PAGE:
All those training scenes where your characters learn how to use their magic powers? If you can learn to spot, objectively analyze, and appropriately eliminate the following from your story, you will have taken a huge step toward streamlining your story into a powerfully-focused piece of art.
But sometimes a lot of timeswe do. Because she fascinates you? Not only do extra POVs inevitably jack up the word count, they can also contribute to scattering the narrative. Respect their time, respect their expectations, and respect their own relationship with your story.
Readers enter a sequel expecting more of the same, only better. Every added POV makes a statement about what this story is supposed to be about. Experimental fiction is fun, fine, and even, in its place, important. As writers, we have every right to be as self-indulgent as we want in our first drafts.
This is where self-indulgent writing can rear its sneakily malevolent head.
I find that I strongly dislike the self-indulgence of autobiographies that are based around negative life experiences. The more POVs we can cram in a story, the more of our characters we get to explore from the inside out.
The first draft is for the writer. The goal of telling stories about oneself should be to inspire or to create an emotional connection and movement in the reader. Instead, I write my character from a distance. But sometimes as a writer, it can be tempting to pull outrageous plot twists just because we want an emotional reaction from readers.
But remember that old bit of advice: Had I decided to go with first-person like my favorite novels Catcher in the Rye and Anti-HeroI am sure that it would inevitably become nothing but a shameful dramatized autobiography. First question is always: Here are the seven signs of self-indulgent writing I see most often.
And having years between the inspirational events and my writing helps as well. Know your vision for your story and adhere to it with discipline. One you could talk about or argue about for hours? Again, this is a common problem in sequels.Self-indulgent writing In discussions with some acquaintances of mine, it was pointed out that my Great American Novel runs the risk of being self-indulgent considering that the protagonist is.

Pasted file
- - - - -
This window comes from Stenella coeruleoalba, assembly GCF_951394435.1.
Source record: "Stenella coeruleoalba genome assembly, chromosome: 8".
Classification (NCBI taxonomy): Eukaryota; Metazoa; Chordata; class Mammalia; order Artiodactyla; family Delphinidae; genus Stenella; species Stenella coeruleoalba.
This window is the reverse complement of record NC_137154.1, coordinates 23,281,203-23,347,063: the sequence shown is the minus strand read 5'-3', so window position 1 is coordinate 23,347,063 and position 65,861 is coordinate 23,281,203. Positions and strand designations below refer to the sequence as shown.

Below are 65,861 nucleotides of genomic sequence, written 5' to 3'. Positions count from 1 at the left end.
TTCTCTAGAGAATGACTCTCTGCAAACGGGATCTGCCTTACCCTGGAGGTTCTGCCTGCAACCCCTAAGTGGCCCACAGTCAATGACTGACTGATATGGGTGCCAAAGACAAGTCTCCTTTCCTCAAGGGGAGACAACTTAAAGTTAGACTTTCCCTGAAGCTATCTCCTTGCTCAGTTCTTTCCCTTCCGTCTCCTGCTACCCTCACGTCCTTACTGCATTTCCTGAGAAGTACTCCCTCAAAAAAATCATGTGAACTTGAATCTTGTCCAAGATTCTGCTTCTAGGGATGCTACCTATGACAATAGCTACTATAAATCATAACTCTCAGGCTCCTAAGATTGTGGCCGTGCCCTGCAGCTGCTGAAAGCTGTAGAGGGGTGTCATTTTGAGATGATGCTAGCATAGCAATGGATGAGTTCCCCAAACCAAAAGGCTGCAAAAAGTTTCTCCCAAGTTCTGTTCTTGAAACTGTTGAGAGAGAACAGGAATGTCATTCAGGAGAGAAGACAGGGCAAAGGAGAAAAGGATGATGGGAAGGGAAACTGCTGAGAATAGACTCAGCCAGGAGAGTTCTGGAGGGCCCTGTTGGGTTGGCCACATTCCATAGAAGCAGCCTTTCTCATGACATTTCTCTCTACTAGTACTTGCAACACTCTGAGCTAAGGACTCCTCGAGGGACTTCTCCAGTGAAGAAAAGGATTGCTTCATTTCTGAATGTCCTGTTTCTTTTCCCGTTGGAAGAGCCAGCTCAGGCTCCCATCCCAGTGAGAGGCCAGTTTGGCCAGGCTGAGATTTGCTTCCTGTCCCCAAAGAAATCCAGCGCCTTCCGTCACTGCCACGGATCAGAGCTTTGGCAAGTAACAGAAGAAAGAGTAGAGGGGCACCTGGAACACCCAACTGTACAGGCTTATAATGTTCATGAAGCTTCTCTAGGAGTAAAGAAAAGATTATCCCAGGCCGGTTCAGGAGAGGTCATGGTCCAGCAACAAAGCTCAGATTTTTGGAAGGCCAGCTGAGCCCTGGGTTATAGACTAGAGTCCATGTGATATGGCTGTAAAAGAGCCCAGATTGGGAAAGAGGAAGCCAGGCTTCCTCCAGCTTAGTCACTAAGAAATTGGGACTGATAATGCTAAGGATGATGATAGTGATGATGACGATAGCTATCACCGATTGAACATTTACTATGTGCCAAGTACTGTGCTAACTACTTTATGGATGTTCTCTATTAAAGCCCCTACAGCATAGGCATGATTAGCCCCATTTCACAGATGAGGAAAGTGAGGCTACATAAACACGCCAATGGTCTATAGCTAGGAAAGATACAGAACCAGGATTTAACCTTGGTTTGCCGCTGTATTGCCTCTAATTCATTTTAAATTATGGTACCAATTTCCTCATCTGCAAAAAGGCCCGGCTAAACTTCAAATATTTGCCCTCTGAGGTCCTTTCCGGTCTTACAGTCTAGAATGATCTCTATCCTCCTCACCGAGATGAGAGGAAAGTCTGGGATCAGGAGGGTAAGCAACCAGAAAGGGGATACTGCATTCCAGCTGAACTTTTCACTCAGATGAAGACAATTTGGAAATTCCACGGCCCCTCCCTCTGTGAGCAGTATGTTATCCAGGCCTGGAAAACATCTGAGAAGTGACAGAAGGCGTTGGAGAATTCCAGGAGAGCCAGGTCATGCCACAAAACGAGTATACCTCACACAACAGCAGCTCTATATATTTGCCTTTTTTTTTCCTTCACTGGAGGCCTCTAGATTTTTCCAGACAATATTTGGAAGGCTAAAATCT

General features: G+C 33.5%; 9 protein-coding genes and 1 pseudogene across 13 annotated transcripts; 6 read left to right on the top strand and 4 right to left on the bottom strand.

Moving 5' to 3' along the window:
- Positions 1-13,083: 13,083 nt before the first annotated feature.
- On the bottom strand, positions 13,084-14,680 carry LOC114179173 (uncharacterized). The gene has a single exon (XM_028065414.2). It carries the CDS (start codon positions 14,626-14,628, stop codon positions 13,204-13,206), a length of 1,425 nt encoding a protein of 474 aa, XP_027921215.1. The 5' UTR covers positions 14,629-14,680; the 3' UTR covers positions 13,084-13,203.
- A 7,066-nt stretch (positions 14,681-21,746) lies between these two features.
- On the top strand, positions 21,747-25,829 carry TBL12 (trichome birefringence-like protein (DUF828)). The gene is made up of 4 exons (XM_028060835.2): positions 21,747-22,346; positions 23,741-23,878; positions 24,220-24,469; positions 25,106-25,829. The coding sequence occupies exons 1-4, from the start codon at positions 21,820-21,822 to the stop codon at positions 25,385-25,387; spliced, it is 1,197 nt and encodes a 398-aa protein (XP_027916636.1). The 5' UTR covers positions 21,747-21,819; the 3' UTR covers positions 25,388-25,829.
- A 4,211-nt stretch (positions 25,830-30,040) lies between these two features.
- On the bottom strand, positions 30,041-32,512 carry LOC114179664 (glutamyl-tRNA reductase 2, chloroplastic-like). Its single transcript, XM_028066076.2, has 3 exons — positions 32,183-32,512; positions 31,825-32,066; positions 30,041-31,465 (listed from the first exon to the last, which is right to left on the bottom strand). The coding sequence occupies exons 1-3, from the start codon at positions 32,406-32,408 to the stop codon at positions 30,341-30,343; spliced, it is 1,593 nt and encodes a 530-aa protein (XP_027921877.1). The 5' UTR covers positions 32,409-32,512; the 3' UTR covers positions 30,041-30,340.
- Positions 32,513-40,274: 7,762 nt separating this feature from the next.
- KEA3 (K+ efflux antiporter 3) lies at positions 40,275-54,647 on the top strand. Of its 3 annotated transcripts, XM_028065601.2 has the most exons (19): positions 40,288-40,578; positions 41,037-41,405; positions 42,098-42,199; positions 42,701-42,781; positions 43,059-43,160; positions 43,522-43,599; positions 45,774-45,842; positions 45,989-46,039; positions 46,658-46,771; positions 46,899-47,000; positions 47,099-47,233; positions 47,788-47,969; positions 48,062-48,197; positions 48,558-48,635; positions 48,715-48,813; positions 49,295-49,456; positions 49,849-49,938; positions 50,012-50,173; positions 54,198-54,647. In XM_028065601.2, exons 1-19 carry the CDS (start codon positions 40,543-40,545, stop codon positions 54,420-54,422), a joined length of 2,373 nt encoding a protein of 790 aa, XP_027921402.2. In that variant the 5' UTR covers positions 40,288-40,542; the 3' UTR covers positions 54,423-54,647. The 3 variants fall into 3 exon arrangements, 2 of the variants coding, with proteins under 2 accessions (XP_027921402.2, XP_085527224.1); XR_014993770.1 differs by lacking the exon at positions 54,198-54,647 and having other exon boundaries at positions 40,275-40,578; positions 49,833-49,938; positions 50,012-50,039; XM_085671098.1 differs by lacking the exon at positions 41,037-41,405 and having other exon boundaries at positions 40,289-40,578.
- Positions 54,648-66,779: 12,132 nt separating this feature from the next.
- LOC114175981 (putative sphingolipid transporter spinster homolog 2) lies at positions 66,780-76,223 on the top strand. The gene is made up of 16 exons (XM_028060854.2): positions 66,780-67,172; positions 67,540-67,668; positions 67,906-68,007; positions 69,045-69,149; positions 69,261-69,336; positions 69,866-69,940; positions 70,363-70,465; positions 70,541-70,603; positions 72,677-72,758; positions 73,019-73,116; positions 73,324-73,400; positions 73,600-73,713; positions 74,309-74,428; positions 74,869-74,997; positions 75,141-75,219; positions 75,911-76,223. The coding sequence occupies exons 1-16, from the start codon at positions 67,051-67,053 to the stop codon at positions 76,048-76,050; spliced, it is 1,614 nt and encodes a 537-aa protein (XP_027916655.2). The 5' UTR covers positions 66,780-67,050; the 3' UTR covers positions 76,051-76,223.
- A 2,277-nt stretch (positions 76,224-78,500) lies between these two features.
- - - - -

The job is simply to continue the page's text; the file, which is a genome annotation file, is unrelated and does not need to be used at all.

Ultimately, self-indulgent writing is really nothing more or less than poor editing. You have to show that (to use personal examples I found difficult) sometimes poverty really is the result of poor decisions, that some women do use manipulation to secure power, or that even the oppressed can be oppressive in their approach to securing.
I personally find that kind of copping out during a review a perfect example of self-indulgence. The reviewer who used the word couldn't be bothered to put in the work required to find and define what it is that was bothersome about the writing style exactly.
This is self-indulgent behavior but if examined fully, it is likely that the mother is a very insecure individual with low self-esteem. The analogy for self-indulgence is the bully who is really a coward.
Examples: • “Okay, I mean sure. Whatever you want. Permissive or indulgent parents are more responsive than demanding. This style of parenting was popular in the s and s, but continues today.
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